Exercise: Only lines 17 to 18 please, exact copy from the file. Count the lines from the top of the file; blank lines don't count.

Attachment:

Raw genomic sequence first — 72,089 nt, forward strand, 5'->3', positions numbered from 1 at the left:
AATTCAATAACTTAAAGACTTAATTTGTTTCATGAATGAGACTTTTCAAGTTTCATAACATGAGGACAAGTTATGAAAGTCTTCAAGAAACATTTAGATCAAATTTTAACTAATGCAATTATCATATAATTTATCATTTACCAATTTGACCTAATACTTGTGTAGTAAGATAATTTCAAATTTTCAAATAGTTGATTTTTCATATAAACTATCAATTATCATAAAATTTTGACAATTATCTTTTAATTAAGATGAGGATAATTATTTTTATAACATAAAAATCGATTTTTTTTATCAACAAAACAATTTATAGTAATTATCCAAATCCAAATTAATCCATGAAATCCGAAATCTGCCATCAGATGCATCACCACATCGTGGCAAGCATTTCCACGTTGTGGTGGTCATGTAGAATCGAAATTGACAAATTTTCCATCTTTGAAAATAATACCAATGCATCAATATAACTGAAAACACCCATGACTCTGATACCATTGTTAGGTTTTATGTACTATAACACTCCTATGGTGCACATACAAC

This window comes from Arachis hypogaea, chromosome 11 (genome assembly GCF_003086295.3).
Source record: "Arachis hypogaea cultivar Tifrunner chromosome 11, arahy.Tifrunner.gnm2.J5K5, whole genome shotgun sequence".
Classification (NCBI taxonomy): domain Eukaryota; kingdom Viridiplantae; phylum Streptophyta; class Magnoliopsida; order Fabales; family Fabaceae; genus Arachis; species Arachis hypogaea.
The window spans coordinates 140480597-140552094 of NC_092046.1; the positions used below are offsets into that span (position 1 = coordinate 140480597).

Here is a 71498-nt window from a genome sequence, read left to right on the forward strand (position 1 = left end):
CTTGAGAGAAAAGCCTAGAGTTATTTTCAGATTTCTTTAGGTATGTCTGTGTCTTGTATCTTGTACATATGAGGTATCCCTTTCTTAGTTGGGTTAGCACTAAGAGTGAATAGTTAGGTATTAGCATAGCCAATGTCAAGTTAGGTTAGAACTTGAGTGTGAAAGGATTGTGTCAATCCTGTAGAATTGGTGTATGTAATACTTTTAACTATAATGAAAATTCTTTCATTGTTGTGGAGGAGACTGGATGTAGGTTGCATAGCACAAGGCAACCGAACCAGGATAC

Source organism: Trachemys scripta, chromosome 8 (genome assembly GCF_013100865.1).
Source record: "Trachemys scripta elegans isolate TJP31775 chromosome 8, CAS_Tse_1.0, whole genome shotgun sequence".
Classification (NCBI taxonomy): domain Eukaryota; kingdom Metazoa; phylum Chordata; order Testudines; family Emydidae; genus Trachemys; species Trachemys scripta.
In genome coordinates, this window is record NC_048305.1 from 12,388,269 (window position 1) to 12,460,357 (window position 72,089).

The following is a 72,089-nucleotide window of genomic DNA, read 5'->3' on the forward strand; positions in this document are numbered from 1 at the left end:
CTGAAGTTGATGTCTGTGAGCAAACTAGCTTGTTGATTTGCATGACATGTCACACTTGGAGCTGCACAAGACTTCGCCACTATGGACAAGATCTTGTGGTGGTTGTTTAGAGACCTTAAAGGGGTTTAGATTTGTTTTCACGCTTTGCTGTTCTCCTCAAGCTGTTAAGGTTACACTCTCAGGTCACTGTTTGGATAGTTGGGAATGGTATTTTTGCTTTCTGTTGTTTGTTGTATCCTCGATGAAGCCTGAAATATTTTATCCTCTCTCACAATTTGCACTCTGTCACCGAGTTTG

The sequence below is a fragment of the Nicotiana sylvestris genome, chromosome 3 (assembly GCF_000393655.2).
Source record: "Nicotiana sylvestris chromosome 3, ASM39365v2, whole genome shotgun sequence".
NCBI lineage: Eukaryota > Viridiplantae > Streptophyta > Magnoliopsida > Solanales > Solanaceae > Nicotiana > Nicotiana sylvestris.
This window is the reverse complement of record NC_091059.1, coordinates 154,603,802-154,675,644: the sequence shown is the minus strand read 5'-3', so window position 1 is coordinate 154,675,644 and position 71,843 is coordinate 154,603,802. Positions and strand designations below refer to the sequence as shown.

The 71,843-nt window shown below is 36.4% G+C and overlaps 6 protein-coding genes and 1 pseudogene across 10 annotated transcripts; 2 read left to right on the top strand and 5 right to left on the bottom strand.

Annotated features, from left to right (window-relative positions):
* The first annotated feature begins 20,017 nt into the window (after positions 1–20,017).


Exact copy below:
NCBI lineage: Eukaryota > Viridiplantae > Streptophyta > Magnoliopsida > Solanales > Solanaceae > Nicotiana > Nicotiana sylvestris.
This window is the reverse complement of record NC_091059.1, coordinates 154,603,802-154,675,644: the sequence shown is the minus strand read 5'-3', so window position 1 is coordinate 154,675,644 and position 71,843 is coordinate 154,603,802. Positions and strand designations below refer to the sequence as shown.